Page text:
During discovery, prosecutors made available to Lenz's defense counsel statements that Jane made to various sources, including her mother, a Child Advocacy Center counselor, and a Federal Bureau of Investigation agent.   Jane told the Child Advocacy counselor that she had felt like she was “losing it” and had asked Lenz to help her get away from home.   According to Jane, Lenz had tried to talk her out of leaving or breaking the law.   Jane told Lenz that if he did not send someone to get her, she would “go crazy and hurt herself or something.”   The discovery file also included interviews by the FBI with both Jane and her mother.   Jane told an FBI agent that she might have led Lenz to believe that she was being abused physically and emotionally at home, although she was not in fact being abused.   Jane's mother stated during an FBI interview that after Jane returned home, she asked Jane whether she and Lenz were going to be lovers when she arrived in Florida, and Jane responded “yes.”   Jane had also told her mother that Lenz planned to take her to a free clinic to get a birth control device when she arrived in Florida.   Lenz's counsel did not attempt to interview Jane prior to trial.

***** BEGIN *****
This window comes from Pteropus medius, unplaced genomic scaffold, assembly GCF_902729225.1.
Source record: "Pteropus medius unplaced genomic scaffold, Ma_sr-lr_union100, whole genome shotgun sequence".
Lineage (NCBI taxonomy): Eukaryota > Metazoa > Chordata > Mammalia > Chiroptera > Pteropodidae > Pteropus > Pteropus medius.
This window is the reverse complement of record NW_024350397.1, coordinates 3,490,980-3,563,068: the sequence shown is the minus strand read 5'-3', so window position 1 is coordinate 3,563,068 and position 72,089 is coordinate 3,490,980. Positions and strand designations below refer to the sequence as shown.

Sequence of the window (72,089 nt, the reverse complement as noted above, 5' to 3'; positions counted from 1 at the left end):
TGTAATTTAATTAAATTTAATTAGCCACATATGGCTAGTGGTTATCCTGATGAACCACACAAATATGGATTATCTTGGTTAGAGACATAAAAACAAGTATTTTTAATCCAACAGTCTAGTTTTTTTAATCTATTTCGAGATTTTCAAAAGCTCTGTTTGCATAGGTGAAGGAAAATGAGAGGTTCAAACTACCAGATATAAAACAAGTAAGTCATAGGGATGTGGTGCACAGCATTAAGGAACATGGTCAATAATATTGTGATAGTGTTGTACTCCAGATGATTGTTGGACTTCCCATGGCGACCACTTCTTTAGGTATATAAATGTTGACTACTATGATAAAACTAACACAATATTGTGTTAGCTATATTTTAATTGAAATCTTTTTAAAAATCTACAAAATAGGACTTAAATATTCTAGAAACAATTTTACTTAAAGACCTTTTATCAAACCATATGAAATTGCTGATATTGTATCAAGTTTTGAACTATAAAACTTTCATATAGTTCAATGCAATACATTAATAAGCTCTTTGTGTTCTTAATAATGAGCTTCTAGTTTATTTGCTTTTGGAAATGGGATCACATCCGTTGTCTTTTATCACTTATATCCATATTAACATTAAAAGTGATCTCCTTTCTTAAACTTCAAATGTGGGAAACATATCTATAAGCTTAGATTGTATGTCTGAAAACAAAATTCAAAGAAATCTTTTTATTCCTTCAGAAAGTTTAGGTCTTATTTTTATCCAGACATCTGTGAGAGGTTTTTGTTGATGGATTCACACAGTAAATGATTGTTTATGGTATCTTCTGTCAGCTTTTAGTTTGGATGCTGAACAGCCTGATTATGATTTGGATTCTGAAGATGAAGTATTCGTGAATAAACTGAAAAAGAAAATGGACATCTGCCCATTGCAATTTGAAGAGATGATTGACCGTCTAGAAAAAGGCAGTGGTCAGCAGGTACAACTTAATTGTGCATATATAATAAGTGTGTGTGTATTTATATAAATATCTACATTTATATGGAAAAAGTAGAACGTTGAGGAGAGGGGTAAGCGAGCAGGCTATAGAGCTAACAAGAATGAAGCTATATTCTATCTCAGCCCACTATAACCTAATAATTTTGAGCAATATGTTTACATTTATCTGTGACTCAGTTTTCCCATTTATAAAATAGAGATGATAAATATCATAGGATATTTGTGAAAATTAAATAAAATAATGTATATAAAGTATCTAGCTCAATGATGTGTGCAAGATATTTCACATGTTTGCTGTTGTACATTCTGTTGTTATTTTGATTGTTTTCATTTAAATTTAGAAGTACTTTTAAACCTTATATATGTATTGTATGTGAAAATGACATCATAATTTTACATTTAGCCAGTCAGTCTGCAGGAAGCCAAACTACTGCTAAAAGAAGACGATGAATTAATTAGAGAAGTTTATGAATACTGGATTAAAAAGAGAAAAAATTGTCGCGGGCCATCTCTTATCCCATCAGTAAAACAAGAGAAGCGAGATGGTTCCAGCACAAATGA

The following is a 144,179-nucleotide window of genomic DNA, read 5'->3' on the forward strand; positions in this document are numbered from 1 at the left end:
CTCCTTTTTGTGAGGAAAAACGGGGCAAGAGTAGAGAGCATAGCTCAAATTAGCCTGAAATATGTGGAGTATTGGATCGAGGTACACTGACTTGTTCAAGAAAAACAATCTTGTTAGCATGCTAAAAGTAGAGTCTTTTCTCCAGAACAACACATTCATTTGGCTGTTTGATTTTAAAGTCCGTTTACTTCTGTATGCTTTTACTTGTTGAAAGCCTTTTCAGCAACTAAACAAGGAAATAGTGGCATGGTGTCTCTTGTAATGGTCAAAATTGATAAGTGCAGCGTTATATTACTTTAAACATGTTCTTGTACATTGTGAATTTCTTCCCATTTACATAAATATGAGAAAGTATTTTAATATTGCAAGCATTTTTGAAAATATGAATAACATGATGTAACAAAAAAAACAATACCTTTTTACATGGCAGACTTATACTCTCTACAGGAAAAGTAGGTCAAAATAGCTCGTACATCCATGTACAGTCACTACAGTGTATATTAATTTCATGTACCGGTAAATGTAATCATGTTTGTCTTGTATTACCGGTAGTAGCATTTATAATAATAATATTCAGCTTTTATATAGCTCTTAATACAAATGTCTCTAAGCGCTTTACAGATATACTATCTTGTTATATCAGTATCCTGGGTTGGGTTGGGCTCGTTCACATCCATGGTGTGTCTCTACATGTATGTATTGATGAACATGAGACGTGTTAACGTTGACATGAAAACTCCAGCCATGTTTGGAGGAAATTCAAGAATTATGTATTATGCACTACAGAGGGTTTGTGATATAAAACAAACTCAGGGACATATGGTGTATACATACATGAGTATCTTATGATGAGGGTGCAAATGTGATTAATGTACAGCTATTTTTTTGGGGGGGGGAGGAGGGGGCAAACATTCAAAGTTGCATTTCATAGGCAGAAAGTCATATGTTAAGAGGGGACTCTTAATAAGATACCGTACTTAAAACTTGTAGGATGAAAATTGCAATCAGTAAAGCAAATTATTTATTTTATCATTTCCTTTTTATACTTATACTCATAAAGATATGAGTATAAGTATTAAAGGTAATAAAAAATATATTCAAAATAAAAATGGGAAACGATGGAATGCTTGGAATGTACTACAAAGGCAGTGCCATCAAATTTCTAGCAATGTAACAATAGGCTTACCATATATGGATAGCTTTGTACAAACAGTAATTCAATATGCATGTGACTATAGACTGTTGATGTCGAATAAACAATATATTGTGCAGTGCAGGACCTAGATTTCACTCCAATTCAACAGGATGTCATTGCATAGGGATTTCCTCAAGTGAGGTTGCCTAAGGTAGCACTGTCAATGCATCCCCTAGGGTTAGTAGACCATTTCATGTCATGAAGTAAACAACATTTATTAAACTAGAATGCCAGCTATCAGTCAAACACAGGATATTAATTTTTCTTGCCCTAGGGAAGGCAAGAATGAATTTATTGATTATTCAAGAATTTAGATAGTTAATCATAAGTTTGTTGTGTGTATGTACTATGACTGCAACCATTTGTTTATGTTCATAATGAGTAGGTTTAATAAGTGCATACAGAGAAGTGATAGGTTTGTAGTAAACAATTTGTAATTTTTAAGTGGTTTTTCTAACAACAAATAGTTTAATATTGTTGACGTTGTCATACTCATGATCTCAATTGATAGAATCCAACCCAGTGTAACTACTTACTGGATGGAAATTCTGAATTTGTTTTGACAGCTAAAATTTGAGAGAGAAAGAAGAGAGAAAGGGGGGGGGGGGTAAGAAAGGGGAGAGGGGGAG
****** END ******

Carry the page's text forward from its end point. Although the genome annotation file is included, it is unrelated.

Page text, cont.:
After Lenz's arrest, Jane's treating psychologist, Dr. Vincent DeSantis, diagnosed her with bipolar disorder.   He told prosecutors that she had created another personality through the WOW video game and that Jane was in a manic phase of her disorder when she left with Downing to go to Florida.   He strongly recommended that she not testify at the trial because of the traumatic reaction she would have to facing the recent events.   The Government sought to have Jane declared unavailable to testify as part of its pretrial motion to introduce the chat logs at trial.   The district court did not initially rule on Jane's unavailability, but stated that it would take up the issue if Lenz subpoenaed Jane to testify.   When the Government introduced the chat logs at trial, the court overruled Lenz's objection that the Government had not established that Jane was unavailable to testify.   The court ruled that the Government did not need to establish her unavailability because Jane's statements contained in the chat logs were allowed only for the purpose of establishing context for Lenz's statements, which themselves were allowed as party admissions.   Lenz declined the court's offer of an instruction to the jury concerning the limited use the jury could make of Jane's chat log statements.   Lenz did not call Jane to testify as part of his defense.